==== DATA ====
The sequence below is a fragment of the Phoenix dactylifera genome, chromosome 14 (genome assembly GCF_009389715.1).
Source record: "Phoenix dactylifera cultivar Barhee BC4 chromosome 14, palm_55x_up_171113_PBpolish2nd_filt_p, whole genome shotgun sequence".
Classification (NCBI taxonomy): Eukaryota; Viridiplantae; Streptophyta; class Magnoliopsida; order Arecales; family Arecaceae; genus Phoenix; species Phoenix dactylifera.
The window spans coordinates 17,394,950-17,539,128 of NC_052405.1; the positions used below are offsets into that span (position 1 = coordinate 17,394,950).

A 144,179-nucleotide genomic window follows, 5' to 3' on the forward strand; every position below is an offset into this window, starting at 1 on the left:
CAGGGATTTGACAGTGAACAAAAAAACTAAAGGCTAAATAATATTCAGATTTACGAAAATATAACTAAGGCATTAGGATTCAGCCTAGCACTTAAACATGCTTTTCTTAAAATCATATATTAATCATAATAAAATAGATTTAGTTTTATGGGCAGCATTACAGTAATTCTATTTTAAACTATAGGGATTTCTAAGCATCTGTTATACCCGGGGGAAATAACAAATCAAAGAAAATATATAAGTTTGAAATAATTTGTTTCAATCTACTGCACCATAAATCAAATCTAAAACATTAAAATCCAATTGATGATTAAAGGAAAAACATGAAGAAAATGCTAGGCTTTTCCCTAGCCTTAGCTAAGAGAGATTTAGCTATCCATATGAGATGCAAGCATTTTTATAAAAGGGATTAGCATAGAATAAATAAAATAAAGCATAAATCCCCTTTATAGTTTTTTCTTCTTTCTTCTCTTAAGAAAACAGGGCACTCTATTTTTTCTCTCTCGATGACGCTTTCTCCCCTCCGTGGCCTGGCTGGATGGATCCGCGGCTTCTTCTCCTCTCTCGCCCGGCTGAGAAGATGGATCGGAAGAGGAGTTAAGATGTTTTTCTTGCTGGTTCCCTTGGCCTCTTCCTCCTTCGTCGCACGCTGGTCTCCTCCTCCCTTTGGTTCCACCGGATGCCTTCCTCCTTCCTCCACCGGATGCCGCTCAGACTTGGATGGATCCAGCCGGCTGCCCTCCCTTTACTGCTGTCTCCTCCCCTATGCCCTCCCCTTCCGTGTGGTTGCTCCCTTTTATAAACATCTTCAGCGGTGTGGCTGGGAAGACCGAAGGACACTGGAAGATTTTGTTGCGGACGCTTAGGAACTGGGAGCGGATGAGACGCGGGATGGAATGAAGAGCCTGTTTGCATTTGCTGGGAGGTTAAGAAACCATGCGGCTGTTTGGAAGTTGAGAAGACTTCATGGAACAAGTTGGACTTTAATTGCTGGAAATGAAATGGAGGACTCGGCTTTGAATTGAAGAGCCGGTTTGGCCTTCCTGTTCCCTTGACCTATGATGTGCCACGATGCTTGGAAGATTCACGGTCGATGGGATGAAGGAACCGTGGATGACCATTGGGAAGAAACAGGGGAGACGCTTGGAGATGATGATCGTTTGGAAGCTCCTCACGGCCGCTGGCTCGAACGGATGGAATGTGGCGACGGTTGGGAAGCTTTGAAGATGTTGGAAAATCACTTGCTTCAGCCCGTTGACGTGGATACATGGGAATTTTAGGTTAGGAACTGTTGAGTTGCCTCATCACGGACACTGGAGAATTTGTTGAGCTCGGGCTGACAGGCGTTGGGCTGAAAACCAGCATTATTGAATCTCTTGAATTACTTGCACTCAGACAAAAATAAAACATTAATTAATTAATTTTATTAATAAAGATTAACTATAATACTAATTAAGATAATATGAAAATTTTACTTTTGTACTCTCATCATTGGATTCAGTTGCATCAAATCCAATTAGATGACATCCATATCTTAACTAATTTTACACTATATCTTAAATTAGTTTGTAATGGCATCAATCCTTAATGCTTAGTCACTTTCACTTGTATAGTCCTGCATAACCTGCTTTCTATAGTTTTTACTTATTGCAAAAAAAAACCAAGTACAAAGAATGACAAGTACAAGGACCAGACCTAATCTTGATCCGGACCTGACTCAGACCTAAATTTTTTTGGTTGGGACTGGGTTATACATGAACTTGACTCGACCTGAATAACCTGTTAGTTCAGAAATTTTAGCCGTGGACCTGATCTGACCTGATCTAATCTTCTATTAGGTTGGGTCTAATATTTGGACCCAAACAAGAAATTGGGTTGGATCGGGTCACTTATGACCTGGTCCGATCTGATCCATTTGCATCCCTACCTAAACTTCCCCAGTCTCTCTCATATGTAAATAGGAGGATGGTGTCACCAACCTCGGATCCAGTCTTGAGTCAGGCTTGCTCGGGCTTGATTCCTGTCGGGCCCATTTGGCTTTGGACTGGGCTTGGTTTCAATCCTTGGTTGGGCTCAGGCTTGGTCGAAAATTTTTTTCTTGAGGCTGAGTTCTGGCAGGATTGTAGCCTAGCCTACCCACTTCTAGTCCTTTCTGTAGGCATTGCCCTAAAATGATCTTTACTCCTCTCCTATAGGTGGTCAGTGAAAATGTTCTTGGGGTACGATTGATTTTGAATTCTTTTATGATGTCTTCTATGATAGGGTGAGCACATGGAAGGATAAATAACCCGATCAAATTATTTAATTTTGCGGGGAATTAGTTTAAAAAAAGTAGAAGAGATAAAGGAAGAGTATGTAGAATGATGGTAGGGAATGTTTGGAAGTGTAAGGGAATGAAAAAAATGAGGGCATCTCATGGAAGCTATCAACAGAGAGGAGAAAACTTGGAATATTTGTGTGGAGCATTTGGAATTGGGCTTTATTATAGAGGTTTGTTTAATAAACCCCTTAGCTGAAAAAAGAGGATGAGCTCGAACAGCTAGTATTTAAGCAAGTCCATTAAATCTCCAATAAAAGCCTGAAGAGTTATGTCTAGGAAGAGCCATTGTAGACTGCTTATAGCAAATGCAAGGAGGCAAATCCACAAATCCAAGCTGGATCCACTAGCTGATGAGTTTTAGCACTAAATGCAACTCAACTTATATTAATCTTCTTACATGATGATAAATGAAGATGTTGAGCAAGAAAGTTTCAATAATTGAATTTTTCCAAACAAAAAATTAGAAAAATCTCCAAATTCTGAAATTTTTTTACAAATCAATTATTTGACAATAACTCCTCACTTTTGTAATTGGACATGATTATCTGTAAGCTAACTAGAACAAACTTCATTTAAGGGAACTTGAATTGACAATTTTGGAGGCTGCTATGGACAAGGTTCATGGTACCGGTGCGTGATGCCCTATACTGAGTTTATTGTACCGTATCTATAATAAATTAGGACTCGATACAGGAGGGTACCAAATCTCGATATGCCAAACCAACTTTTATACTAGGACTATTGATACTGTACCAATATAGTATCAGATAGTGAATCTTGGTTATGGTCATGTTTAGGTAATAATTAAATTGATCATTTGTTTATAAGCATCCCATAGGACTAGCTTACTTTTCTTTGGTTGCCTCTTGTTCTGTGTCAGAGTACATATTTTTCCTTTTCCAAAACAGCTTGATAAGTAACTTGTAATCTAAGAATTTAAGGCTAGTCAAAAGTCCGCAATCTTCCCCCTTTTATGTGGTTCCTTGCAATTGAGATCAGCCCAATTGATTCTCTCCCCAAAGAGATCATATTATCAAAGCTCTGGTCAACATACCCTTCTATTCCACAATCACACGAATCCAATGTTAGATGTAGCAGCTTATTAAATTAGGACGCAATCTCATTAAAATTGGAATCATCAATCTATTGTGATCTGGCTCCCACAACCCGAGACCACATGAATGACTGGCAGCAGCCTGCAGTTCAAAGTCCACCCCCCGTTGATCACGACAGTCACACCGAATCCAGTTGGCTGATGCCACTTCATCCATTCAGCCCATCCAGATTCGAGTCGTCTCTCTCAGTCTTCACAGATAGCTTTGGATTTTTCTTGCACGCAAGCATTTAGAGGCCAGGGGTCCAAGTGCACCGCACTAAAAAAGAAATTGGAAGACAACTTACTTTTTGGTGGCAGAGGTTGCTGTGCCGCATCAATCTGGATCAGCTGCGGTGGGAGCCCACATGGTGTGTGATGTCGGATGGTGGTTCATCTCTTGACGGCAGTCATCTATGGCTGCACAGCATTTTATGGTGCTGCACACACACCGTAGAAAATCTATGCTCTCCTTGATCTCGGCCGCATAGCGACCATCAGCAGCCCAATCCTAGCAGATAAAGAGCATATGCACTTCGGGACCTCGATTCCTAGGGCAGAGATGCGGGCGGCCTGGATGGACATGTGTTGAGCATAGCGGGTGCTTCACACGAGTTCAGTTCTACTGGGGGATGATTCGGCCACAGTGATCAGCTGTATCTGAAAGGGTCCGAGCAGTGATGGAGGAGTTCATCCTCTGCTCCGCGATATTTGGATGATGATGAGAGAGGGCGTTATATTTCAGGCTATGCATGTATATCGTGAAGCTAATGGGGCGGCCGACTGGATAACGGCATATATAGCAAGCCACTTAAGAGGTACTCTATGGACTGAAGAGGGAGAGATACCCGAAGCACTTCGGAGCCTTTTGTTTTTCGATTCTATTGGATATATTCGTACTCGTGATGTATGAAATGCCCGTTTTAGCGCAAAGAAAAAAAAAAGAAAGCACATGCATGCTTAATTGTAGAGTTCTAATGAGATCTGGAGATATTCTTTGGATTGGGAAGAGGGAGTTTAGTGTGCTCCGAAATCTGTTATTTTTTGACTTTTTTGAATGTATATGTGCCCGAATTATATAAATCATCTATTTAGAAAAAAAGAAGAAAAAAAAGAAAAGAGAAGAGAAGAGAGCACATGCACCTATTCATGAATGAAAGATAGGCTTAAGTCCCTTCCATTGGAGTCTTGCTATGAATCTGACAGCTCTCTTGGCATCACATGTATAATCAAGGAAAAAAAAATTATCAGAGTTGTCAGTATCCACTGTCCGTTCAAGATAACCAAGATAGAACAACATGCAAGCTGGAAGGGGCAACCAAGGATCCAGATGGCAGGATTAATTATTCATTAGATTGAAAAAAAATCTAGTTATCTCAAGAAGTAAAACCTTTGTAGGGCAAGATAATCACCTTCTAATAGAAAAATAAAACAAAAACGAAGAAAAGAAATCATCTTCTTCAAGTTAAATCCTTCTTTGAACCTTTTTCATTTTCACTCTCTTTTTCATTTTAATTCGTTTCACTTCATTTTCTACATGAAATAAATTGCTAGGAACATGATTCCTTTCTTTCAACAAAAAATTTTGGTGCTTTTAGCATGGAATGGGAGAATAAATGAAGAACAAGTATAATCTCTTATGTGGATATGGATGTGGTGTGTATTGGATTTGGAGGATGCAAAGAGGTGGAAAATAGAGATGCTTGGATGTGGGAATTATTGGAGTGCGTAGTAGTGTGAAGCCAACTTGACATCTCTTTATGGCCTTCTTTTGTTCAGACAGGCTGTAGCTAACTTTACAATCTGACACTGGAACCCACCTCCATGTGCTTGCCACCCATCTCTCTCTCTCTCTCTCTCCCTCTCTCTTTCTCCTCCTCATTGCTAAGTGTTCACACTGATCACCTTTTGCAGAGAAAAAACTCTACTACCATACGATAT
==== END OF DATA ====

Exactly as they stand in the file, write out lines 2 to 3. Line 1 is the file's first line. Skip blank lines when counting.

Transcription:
Source record: "Phoenix dactylifera cultivar Barhee BC4 chromosome 14, palm_55x_up_171113_PBpolish2nd_filt_p, whole genome shotgun sequence".
Classification (NCBI taxonomy): Eukaryota; Viridiplantae; Streptophyta; class Magnoliopsida; order Arecales; family Arecaceae; genus Phoenix; species Phoenix dactylifera.